Cisco, D&H Ink Deal

The expansion of the networking vendor's distribution strategy is Cisco's latest step to push beyond its roots as a dominant enterprise player into the SMB, or commercial, market, which it roughly defines as businesses with 20 to 1,500 employees.

In addition to chasing more partners, the company is also working to expand its low-end portfolio with new products in areas such as switching, routing, wireless, security and VoIP, which should create more head-to-head battles with small-business networking stalwarts 3Com, D-Link and Netgear.

In particular, the D&H partnership aims to bring on new VARs that focus on small businesses, by and large defined by Cisco as companies with fewer than 150 employees, said John DiLullo, vice president of worldwide distribution at Cisco, San Jose, Calif.

The percentage of partners that focus on the lower end of the commercial market is much higher at D&H than at Cisco's other distribution partners, DiLullo said.

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Also, some 85 percent of D&H's solution provider base is new to Cisco distribution, leaving only a 15 percent overlap with Cisco's other distributors, he said. Through D&H, Cisco has the potential to add "on the order of thousands" of solution providers to its distribution channel, DiLullo said.

D&H, however, is not a complete stranger to the networking universe, as it already distributes products from Cisco's Linksys division as well as D-Link and Netgear. Still, the partnership took some solution providers by surprise.

"I know that Cisco has been pretty much locked down, so it was a surprise to see anyone else authorized, but it makes sense in my book because Cisco is looking for smaller businesses and alternate dealers, and that's where D&H focuses," said Jude Daigle, president of PA Computer Connections, a Cisco solution provider in Greensburg, Pa., that also works with D&H.

On the product front, D&H will distribute Cisco's lower-end lines in areas such as desktop switching, wireless and security that do not require specializations and carry "the least hurdles as far as certifications go," DiLullo said.

Still, the products elevate D&H's networking portfolio, said Michael Schwab, vice president of purchasing at the Harrisburg, Pa.-based distributor.

"We believe these [Cisco] products sit above those products from a scalability standpoint and compete much more against [Hewlett-Packard] and 3Com than our current lineup of networking vendors," Schwab said. And in the future, D&H could continue up the ladder to more complex Cisco products, he said.

Cisco also plans to expand its commercial portfolio, continuing momentum begun last year when the company delivered on promises to roll out more than 30 new products for that market.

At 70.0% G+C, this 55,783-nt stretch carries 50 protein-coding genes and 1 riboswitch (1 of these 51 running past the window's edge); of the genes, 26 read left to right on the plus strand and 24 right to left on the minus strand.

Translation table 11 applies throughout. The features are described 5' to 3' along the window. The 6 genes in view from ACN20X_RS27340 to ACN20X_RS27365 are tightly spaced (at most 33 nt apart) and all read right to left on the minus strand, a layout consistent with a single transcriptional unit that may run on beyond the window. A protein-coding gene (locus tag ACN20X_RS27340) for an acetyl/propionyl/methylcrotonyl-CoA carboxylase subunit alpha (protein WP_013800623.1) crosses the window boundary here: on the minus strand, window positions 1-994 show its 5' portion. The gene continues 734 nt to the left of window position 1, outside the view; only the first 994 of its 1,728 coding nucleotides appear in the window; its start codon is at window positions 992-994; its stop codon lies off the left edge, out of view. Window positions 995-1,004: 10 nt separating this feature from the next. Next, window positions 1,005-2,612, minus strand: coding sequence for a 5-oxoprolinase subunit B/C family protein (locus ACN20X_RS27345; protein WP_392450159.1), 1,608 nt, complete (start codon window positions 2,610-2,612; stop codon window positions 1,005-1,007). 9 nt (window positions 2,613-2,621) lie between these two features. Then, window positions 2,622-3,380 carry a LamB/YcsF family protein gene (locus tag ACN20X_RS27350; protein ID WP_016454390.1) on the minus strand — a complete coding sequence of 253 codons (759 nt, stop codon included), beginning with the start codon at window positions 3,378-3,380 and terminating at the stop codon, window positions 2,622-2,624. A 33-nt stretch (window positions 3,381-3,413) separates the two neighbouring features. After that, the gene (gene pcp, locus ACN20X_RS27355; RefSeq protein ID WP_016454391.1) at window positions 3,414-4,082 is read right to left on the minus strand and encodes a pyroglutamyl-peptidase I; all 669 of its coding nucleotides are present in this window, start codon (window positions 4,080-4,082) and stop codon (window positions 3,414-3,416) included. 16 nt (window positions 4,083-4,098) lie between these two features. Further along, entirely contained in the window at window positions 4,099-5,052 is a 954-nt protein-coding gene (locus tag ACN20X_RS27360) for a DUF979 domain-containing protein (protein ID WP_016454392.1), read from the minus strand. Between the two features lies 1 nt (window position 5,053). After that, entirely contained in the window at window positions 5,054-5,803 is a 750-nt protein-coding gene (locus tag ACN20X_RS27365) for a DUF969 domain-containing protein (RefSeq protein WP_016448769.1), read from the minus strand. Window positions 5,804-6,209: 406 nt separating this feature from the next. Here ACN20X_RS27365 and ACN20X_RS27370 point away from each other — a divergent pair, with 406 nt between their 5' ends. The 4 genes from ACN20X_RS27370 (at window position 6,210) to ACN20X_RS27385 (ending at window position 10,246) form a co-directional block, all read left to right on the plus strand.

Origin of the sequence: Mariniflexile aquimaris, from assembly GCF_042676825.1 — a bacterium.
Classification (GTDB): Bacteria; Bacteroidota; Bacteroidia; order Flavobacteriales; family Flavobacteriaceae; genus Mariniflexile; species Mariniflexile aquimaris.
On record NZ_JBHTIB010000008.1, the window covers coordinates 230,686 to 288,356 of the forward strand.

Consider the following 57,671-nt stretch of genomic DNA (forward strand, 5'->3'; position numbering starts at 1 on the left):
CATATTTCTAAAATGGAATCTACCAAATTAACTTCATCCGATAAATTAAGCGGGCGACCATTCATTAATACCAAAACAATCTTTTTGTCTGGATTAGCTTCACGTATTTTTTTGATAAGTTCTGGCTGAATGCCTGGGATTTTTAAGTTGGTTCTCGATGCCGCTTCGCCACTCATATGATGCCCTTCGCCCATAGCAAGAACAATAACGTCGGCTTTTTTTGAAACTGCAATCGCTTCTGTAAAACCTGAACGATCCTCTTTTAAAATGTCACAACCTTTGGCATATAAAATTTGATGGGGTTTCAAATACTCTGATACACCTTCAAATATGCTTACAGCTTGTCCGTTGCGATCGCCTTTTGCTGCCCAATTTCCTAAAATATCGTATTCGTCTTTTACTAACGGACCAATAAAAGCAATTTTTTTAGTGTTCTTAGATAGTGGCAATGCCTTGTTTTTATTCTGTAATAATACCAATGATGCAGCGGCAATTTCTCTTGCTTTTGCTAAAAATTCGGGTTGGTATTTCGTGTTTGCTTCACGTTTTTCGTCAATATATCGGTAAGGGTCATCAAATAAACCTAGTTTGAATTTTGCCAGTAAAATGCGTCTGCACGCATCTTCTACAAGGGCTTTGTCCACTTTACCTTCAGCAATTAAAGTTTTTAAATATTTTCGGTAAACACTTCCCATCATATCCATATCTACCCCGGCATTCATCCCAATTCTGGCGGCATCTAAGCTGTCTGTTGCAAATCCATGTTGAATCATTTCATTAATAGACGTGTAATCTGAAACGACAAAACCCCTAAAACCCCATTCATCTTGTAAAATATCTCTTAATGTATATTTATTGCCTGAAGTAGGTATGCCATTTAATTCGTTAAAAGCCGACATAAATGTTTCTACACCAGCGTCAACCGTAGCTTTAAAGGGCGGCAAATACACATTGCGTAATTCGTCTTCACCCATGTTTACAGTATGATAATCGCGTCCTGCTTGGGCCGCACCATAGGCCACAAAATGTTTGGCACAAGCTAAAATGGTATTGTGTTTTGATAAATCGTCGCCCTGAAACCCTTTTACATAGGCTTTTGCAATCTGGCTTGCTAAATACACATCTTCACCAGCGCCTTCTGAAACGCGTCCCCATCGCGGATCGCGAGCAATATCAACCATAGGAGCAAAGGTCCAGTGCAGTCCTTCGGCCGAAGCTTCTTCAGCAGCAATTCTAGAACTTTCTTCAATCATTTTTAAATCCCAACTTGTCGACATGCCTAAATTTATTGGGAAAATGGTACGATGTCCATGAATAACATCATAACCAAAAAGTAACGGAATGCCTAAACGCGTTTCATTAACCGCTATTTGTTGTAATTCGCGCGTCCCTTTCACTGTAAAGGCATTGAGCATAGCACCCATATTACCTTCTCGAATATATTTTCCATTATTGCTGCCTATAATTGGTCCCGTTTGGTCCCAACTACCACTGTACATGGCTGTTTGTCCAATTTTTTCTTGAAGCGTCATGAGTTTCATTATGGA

As a result, solution providers said Cisco is starting to make more headway into the commercial market and is convincing them that it is committed to the space.

"Word is getting out. I've seen probably a 30 percent increase in the amount of Cisco being proposed," said Jeff Romick, vice president of HBR Technologies, a VAR in Carrollton, Texas. However, with many proposals still outstanding, the increased visibility has yet to translate to business growth for HBR, he said.

Cisco estimates that it owns a 44 percent to 45 percent share of commercial market revenue, up from the low 40s last year.

Schwab said D&H expects to carry new Cisco small-business products scheduled to debut later this year.

"The road map is even more compelling, relative to products designed for this customer set," Schwab said. "We're excited about back half of the year and the new product rollout."

Peter Alexander, Cisco's vice president of worldwide commercial marketing, confirmed that Cisco will continue to launch new SMB products over the next year or two, putting particular focus on the low end of its switching/routing, wireless, security and VoIP portfolios.

"There will be new product in the fall, no question, but there will also be new product in the winter, spring and so on," Alexander said.

While declining to provide specific details, he said the new wares will aim to meet solution providers' needs for small-business products that integrate multiple technologies and are easy to use.

"At the same time, a lot of the resellers at the low end of the market are also providing their own form of managed services and outsourcing to their customers, so the resellers are also saying, 'But make it very manageable so that I can manage it for the customer,' " Alexander said. Such management features help differentiate Cisco's small-business product from those coming out of its SOHO-focused Linksys division, he said.

Cisco also is working to satisfy partner requests for smaller VoIP platforms that provide varied price points and phone options for customers with fewer than 100 employees, Alexander said. "You will see us increasingly bring voice to smaller and smaller customers," he said.

Cisco's invitation ushers D&H into an exclusive club and marks the first change to the vendor's distribution landscape in a decade. Until now, Cisco has only authorized Ingram Micro, Tech Data and Westcon Group's Comstor division to distribute its wares in the United States.

SCOTT CAMPBELL contributed to this story.